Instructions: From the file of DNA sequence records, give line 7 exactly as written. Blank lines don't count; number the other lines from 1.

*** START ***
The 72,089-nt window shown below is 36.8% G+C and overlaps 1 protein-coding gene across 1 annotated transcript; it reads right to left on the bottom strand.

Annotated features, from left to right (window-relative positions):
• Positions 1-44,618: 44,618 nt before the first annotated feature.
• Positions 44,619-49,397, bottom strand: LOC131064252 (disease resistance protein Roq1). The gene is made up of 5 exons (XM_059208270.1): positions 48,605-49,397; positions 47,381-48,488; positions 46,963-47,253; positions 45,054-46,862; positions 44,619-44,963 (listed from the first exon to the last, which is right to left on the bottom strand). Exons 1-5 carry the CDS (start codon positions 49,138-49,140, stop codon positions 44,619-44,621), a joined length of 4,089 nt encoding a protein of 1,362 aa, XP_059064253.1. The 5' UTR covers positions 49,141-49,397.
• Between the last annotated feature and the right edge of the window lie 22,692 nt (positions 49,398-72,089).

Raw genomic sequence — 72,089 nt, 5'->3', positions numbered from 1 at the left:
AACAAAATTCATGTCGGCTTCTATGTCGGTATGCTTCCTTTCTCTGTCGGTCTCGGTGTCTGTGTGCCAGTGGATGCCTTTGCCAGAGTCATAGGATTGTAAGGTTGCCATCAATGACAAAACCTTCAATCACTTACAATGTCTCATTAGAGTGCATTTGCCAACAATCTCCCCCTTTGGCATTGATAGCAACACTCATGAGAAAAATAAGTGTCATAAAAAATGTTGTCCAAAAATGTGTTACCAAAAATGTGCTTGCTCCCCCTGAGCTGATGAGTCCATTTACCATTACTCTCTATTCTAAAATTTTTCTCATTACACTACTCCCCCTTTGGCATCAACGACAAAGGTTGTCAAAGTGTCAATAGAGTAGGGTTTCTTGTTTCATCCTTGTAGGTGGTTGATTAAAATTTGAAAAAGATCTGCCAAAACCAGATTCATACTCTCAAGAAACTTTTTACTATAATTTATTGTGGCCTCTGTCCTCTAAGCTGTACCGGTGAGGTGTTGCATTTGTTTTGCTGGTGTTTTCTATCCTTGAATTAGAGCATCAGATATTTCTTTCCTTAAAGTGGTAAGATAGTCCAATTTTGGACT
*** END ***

AACAAAATTCATGTCGGCTTCTATGTCGGTATGCTTCCTTTCTCTGTCGGTCTCGGTGTCTGTGTGCCAGTGGATGCCTTTGCCAGAGTCATAGGATTGTAAGGTTGCCATCAATGACAAAACCTTCAATCACTTACAATGTCTCATTAGAGTGCATTTGCCAACAATCTCCCCCTTTGGCATTGATAGCAACACTCATGAGAAAAATAAGTGTCATAAAAAATGTTGTCCAAAAATGTGTTACCAAAAATGTGCTTGCTCCCCCTGAGCTGATGAGTCCATTTACCATTACTCTCTATTCTAAAATTTTTCTCATTACACTACTCCCCCTTTGGCATCAACGACAAAGGTTGTCAAAGTGTCAATAGAGTAGGGTTTCTTGTTTCATCCTTGTAGGTGGTTGATTAAAATTTGAAAAAGATCTGCCAAAACCAGATTCATACTCTCAAGAAACTTTTTACTATAATTTATTGTGGCCTCTGTCCTCTAAGCTGTACCGGTGAGGTGTTGCATTTGTTTTGCTGGTGTTTTCTATCCTTGAATTAGAGCATCAGATATTTCTTTCCTTAAAGTGGTAAGATAGTCCAATTTTGGACT